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Basic Bible: Sorrow Before Triumph

Matthew 1:18-21; John 12:1-8

The two passages before us would seem unrelated. Time wise, they are separated by more than thirty years. The first was penned by Matthew and records a happening that preceded the birth of our Lord and Savior. The second by John, describes an incident that transpired less than a week before Jesus would die upon the cross and then to rise victorious over the grave.

Both passages are similar in that both record the actions of individuals which actions testify of their faith. In Matthew 1:18-21, we see the faith of Joseph, husband of Mary, and in John 12:1-8, we see the faith of Mary, the sister of Lazarus. Both believed the word of God as delivered to the prophets and both acted upon that belief.

Verse 19 states that Joseph “was minded to put her away privily.” Through an arranged marriage, Mary was to wed Joseph. Mary was his espoused wife — the two were legally engaged. Joseph was minded to put Mary away because she was with child and the child was not his. Joseph was considering options by which the legal arrangement could be terminated without bringing public scrutiny upon Mary’s apparent infidelity.

All thought of putting Mary away ended when the angel of the Lord spoke to Joseph in a dream and said, “Joseph, thou son of David, fear not to take unto thee Mary thy wife: for that which is conceived in her is of the Holy Ghost.” Prior to the dream, Joseph believed that Mary had broken the marriage vow. Before the angel spoke to him, the fulfillment of the virgin birth prophesied by Isaiah (Isa. 7:14) was far from his mind. Joseph believed that Mary was the virgin of whom Isaiah had spoken seven hundred years earlier because he believed the scriptures to be the word of God. He believed the words of the angel to be from God because God, through the lips of Isaiah, had declared the virgin birth to come. Joseph took Mary to be his wife because he believed that God keeps His every promise.

Let us look upon John 12:1-8. “Then Jesus six days before the passover came to Bethany . . .” (v. 1). That which is recorded in the text before us took place five days before Jesus would die upon the cross at Calvary. Jesus came to the home of Lazarus, Martha and Mary where Mary anointed Him with spikenard, a very costly ointment. The house was filled with its fragrance. Mary’s action was triggered by faith.

Mary’s faith was the same as that of Joseph, husband of the mother of Jesus. New Testament believers know Mary, the sister of Lazarus, through the gospels of Luke and John. Luke 10:39 states that Mary sat at Jesus’ feet and heard His word. New Testament scripture does not reveal the words which Jesus spoke in her presence. Mary’s action, however, (pouring ointment upon Jesus and wiping His feet with her hair) testified of that which she believed. She believed that His death to come was that which was prophesied by Isaiah (Isa. 53) and that His death would be soon.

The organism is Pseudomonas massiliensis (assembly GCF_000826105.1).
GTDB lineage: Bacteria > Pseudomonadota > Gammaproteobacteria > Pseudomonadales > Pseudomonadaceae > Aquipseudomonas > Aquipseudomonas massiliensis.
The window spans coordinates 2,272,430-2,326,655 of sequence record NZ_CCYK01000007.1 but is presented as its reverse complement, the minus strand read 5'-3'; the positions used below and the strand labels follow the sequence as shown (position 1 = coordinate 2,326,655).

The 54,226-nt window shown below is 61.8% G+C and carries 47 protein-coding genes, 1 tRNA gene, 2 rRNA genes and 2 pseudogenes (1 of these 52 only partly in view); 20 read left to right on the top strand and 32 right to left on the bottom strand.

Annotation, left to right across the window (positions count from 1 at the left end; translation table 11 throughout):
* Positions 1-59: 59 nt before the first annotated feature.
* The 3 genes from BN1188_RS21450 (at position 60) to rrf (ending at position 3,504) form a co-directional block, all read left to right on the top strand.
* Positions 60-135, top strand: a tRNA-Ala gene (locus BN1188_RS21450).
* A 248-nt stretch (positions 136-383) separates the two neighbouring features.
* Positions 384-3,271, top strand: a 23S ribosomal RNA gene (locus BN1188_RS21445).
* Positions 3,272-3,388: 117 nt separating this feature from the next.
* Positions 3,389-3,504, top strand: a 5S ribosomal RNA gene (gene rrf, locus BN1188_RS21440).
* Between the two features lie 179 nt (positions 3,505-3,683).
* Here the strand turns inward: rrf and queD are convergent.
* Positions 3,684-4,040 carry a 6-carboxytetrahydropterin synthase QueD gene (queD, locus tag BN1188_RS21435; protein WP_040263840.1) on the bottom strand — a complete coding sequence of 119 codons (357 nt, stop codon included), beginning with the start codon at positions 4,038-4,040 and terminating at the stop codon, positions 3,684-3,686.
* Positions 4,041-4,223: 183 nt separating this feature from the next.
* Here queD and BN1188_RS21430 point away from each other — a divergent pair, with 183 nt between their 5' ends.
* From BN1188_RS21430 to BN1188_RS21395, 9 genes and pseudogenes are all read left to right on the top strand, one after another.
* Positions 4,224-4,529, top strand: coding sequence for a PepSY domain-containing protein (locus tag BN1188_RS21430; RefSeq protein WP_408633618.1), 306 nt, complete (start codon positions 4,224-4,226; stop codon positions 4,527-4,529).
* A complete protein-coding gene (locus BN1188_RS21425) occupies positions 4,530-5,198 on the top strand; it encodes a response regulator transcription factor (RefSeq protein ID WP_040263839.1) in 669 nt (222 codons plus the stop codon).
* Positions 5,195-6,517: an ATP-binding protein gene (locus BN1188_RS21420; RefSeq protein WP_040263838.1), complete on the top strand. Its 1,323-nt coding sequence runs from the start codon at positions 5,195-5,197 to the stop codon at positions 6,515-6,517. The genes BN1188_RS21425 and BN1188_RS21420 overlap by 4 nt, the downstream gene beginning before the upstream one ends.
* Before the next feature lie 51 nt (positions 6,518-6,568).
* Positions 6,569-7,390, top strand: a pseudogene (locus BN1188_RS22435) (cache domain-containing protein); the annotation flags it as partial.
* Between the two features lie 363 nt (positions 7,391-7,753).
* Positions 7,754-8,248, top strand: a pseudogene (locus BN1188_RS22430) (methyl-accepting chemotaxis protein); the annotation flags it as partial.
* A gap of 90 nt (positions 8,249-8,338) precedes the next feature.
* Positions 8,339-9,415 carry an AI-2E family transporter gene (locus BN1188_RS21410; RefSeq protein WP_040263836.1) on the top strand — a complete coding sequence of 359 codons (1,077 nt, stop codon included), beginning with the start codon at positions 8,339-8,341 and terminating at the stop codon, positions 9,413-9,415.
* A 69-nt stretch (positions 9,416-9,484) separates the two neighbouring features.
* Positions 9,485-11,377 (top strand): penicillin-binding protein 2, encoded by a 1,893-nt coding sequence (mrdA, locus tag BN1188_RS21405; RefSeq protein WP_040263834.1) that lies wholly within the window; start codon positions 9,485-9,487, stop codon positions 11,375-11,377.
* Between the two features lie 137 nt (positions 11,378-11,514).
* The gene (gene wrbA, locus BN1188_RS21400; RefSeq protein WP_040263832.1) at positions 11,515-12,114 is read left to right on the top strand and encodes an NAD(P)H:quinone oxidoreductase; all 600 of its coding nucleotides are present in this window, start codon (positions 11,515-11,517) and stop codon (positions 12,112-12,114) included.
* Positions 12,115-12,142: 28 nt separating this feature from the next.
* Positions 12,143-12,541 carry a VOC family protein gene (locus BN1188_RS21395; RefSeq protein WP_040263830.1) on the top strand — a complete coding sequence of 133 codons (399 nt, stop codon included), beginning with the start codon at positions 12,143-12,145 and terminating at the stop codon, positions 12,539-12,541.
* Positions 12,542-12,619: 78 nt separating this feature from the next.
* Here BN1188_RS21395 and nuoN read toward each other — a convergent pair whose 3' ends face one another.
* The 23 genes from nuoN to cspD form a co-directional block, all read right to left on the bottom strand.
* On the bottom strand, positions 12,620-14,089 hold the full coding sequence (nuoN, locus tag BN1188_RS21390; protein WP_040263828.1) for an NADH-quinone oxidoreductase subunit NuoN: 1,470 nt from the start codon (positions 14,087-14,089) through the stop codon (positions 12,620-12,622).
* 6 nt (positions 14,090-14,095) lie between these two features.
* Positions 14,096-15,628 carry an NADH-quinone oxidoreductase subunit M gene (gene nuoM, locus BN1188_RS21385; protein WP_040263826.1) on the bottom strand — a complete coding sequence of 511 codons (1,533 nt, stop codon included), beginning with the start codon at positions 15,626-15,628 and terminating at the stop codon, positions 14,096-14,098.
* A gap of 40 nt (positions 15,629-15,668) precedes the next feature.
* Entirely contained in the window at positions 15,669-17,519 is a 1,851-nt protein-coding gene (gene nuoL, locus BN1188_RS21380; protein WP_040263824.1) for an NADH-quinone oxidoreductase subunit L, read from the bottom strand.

When Judas Iscariot questioned Mary’s action, Jesus responded, “Let her alone: against the day of my burying hath she kept this.” Jesus knew and fully understood the reason Mary had poured the costly ointment upon Him. The meaning of Mary’s action was hidden from those present. Only Jesus understood. Jesus knew her thoughts and that which was in her heart.

Mary knew that Jesus had an appointment with death because she believed Him to be the One of whom the scriptures speak. She believed that Jesus was the Messiah who would die for the sin of men. She reserved a pound of spikenard for the day of His death. That appointment was six days to the future. She did not wait for that day to anoint His lifeless body.

She believed in her heart that He was the Promised One of God. She believed Jesus to be the one of whom Isaiah prophesied saying: “Therefore will I divide him a portion with the great, and he shall divide the spoil with the strong; because he hath poured out his soul unto death: and he was numbered with the transgressors; and he bare the sin of many, and made intercession for the transgressors” (Isa. 53:12). She did not wait to act upon faith.

She acted, believing the scriptures to be the very word of God. She believed that Jesus, through His death, would make intercession for her. Her act was an expression of thanks for that which the scriptures declared that Jesus would do. She gave thanks to Jesus for that He would do before He did it.

New Testament believers know that we are saved by grace through faith. That grace has been revealed to us in that God so loved the world that He gave His only begotten Son that we might be in His presence forever. Let us act upon that which we have been given, knowing that the Lord would have all come to Him in repentance (II Peter 3:9).

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